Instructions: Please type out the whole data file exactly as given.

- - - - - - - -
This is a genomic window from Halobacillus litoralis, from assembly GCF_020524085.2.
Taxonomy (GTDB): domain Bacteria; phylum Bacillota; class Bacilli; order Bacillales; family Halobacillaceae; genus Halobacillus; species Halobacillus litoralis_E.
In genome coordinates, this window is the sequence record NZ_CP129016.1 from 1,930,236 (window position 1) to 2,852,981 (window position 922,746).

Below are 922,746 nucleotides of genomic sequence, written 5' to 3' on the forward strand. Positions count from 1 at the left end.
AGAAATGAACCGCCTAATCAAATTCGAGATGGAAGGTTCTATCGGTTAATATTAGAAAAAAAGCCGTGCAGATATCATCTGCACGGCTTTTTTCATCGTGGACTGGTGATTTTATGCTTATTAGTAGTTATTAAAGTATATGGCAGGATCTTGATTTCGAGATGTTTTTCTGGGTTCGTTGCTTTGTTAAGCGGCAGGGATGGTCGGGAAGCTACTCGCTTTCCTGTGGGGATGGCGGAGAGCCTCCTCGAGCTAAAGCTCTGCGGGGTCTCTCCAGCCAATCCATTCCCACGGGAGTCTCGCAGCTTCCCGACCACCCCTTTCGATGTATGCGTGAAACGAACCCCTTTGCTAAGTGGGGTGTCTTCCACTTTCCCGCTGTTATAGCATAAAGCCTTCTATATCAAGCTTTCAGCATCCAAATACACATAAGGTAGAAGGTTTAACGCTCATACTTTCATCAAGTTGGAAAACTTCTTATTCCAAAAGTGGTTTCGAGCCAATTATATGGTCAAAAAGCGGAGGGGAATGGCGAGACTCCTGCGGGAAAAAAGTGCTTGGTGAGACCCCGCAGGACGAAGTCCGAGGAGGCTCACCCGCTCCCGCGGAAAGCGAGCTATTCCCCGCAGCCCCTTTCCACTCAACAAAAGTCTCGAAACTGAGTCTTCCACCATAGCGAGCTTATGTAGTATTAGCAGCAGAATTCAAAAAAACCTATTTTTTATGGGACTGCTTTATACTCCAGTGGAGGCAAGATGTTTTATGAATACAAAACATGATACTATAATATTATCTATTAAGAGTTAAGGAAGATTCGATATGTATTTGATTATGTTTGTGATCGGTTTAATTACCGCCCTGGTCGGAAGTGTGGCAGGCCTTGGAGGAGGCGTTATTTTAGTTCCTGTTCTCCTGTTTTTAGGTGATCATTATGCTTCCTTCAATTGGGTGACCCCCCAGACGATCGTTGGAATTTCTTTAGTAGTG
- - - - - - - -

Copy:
This is a genomic window from Halobacillus litoralis, from assembly GCF_020524085.2.
Taxonomy (GTDB): domain Bacteria; phylum Bacillota; class Bacilli; order Bacillales; family Halobacillaceae; genus Halobacillus; species Halobacillus litoralis_E.
In genome coordinates, this window is the sequence record NZ_CP129016.1 from 1,930,236 (window position 1) to 2,852,981 (window position 922,746).

Below are 922,746 nucleotides of genomic sequence, written 5' to 3' on the forward strand. Positions count from 1 at the left end.
AGAAATGAACCGCCTAATCAAATTCGAGATGGAAGGTTCTATCGGTTAATATTAGAAAAAAAGCCGTGCAGATATCATCTGCACGGCTTTTTTCATCGTGGACTGGTGATTTTATGCTTATTAGTAGTTATTAAAGTATATGGCAGGATCTTGATTTCGAGATGTTTTTCTGGGTTCGTTGCTTTGTTAAGCGGCAGGGATGGTCGGGAAGCTACTCGCTTTCCTGTGGGGATGGCGGAGAGCCTCCTCGAGCTAAAGCTCTGCGGGGTCTCTCCAGCCAATCCATTCCCACGGGAGTCTCGCAGCTTCCCGACCACCCCTTTCGATGTATGCGTGAAACGAACCCCTTTGCTAAGTGGGGTGTCTTCCACTTTCCCGCTGTTATAGCATAAAGCCTTCTATATCAAGCTTTCAGCATCCAAATACACATAAGGTAGAAGGTTTAACGCTCATACTTTCATCAAGTTGGAAAACTTCTTATTCCAAAAGTGGTTTCGAGCCAATTATATGGTCAAAAAGCGGAGGGGAATGGCGAGACTCCTGCGGGAAAAAAGTGCTTGGTGAGACCCCGCAGGACGAAGTCCGAGGAGGCTCACCCGCTCCCGCGGAAAGCGAGCTATTCCCCGCAGCCCCTTTCCACTCAACAAAAGTCTCGAAACTGAGTCTTCCACCATAGCGAGCTTATGTAGTATTAGCAGCAGAATTCAAAAAAACCTATTTTTTATGGGACTGCTTTATACTCCAGTGGAGGCAAGATGTTTTATGAATACAAAACATGATACTATAATATTATCTATTAAGAGTTAAGGAAGATTCGATATGTATTTGATTATGTTTGTGATCGGTTTAATTACCGCCCTGGTCGGAAGTGTGGCAGGCCTTGGAGGAGGCGTTATTTTAGTTCCTGTTCTCCTGTTTTTAGGTGATCATTATGCTTCCTTCAATTGGGTGACCCCCCAGACGATCGTTGGAATTTCTTTAGTAGTG